Thankfully, if one listens closely, there are little flourishes beneath the healthy (if kind of awkwardly adolescent) gloss of the album that prevents it from becoming a glorified jam session between some mates who met down the pub. A solid, swarthy frame of rocky blues and funk (not of the type that is George Clinton’s bag) is riddled with bizarre synth bloops and askew detailing that clearly mark the presence of a mischievously addled and extemporizing consciousness at work, pulling against the dad-music tide that threatens to drown the album. “Lay Me Down” is a highlight in this respect, with a fantastic second chorus harmonizing the titular lyric over a steady, melancholic tent revival organ, reliably swaggering guitar and bass, plus what sounds like R2D2 attempting to preach the gospel from the back pew.

Elsewhere, twee sketches, vehicles for lyrical whimsies, deflate the big-tent feel between the highlights. One of these worthy uprights is “A Sinking Song,” which matches Charles Hayward’s tribal drumming and shimmering cymbals with legato organ and phasing synths. It’s simple, direct, and a perfect enactment of Taylor’s lullabies and a cornerstone of what seems to be a maritime thread running through the album. But again, so short; just like the opener, these revelatory moments are left incomplete, and if that counts as thematic enactment, it’s very frustrating. More plausibly, there isn’t enough steam for this group to jam about in the original compositions.

This would seem to make sense considering that the absolute highlight of the album is a reprise of Terry Riley’s late-60s (but only recently released) tape-music’d reprise of Harvey Averne’s soul classic “You’re No Good.” Clocking in at a hefty 11 minutes, it gives ample room for About Group to flex their collective muscle. Their version rocks and rollicks, with the practiced — but unrehearsed — jam machine laying a down the line with a touch of the swagger that informs ESG’s unrelated (?) song of the same name. In places the groove makes way for the palette of strange, beguiling shimmers that in other tracks breathe beneath the mainline, allowed here to ventilate out in the open. It is finally a compelling revisioning of a revisioning that takes apart what was made incomplete in the first place.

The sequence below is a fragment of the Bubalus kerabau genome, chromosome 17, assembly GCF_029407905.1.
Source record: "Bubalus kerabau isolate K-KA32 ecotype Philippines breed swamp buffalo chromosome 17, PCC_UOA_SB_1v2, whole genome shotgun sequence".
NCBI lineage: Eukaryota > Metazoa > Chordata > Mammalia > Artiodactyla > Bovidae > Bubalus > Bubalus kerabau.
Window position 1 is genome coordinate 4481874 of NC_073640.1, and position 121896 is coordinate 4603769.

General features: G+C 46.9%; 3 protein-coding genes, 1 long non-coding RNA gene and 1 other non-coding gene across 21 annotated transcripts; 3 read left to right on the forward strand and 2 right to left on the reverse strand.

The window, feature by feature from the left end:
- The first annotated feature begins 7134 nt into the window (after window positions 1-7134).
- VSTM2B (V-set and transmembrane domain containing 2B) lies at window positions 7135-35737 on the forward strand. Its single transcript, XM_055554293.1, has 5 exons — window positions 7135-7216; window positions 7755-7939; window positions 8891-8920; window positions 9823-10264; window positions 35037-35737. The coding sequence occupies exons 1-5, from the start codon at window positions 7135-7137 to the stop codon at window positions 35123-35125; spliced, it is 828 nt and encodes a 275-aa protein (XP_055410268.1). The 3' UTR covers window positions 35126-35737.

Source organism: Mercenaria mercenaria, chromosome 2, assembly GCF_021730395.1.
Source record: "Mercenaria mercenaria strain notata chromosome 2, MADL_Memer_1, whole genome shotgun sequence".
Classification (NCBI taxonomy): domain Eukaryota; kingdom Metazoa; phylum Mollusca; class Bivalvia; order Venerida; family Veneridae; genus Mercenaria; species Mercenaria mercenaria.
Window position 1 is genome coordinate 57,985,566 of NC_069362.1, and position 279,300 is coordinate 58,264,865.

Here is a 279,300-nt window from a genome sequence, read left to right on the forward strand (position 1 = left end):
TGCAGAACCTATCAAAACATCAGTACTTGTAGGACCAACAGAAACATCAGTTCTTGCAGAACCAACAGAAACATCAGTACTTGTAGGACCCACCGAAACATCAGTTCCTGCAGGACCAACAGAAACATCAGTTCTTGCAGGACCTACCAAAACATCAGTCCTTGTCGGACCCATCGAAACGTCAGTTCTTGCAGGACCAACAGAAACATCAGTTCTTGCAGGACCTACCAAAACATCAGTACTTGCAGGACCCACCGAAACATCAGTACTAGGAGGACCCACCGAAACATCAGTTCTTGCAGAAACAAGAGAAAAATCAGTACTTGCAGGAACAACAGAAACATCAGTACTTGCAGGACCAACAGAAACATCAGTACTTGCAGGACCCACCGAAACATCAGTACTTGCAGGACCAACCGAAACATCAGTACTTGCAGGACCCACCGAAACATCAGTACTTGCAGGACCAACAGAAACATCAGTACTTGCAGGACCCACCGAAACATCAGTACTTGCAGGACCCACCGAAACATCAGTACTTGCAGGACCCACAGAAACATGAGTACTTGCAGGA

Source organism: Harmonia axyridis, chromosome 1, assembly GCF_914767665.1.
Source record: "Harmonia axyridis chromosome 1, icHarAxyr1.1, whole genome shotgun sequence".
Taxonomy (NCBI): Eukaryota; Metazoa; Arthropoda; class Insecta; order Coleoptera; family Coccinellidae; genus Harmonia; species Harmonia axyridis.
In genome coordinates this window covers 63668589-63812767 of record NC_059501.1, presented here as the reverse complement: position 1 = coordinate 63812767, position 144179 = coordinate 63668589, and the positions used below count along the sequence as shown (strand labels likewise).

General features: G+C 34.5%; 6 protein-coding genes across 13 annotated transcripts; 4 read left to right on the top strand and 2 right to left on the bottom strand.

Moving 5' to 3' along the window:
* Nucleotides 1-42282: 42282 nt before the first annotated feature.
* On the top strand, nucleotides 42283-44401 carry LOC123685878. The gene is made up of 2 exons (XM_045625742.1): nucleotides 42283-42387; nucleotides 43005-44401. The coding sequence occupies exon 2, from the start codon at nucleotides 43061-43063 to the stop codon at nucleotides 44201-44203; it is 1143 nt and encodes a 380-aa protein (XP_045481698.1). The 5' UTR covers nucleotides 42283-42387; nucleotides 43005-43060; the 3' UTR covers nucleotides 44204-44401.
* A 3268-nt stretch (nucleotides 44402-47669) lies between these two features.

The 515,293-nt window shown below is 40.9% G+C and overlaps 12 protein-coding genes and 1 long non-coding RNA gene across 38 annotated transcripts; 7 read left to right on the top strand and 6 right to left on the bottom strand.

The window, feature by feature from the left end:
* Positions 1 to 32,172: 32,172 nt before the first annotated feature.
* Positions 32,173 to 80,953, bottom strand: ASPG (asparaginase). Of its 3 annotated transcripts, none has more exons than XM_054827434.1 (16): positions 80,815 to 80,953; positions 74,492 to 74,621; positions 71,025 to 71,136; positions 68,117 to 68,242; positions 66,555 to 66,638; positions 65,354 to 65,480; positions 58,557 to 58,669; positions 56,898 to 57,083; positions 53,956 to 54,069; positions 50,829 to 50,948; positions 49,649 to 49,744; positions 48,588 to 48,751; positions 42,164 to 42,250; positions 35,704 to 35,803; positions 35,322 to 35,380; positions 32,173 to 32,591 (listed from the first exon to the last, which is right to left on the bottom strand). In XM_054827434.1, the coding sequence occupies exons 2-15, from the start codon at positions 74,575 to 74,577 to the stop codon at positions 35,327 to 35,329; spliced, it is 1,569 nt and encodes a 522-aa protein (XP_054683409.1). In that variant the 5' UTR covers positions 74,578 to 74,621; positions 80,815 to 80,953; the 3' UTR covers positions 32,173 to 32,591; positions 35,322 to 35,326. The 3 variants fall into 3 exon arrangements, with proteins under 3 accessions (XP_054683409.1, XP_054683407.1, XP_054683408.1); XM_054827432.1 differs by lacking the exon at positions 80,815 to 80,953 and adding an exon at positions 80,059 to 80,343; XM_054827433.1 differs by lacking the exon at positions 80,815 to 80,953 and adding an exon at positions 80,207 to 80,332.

The title track matches the breezy keys smeared across the album with bursts of martial drums and plinking extended techniques on piano, and again it’s the improv imp having the best time, making the lyrical content and straight-down-the-line instrumentation that beds the remainder seem anodyne, nay, incomplete to the point of redundancy: in an inversion of the norm, it’s the wheedling voice and jam-session vibes that seem the rough-cut edge of the piece, the bits that stick out like a sore thumb demanding to be power-sanded away.

Incompleteness in a pejorative sense reigns on the album. It’s a patchy affair that only sporadically attracts because it fails to recognize the strengths that lurk like lint among the well-woven warp & weft of its own making. In racking up a stellar cast and with what could have been a good working concept as a motor, it fails to complete what it starts. But then again, no promises have been made, and what promise do supergroups formed as an excuse for a working holiday hold forth? Taken in small bites, there are great moments here, but you’re unlikely to clean your plate and ask for seconds for all 14 courses. I for one will be hanging out for dessert, but I don’t imagine I’ll be invited for dinner again.

Links: About Group - Domino